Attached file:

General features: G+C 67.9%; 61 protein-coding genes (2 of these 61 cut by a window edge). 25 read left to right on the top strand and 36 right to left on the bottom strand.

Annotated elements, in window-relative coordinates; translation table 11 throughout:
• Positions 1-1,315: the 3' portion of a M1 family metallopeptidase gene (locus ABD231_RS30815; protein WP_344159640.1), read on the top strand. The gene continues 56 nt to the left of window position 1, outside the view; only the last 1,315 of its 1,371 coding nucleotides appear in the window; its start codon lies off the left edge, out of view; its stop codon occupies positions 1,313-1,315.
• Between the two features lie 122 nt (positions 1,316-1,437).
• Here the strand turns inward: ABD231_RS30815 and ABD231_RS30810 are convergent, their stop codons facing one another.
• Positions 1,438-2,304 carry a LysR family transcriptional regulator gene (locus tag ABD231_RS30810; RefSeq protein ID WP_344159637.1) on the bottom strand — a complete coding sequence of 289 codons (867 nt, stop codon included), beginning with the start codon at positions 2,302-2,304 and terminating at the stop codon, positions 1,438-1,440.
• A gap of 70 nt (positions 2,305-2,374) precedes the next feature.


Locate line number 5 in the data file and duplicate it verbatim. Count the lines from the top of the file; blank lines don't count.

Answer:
• Here the strand turns inward: ABD231_RS30815 and ABD231_RS30810 are convergent, their stop codons facing one another.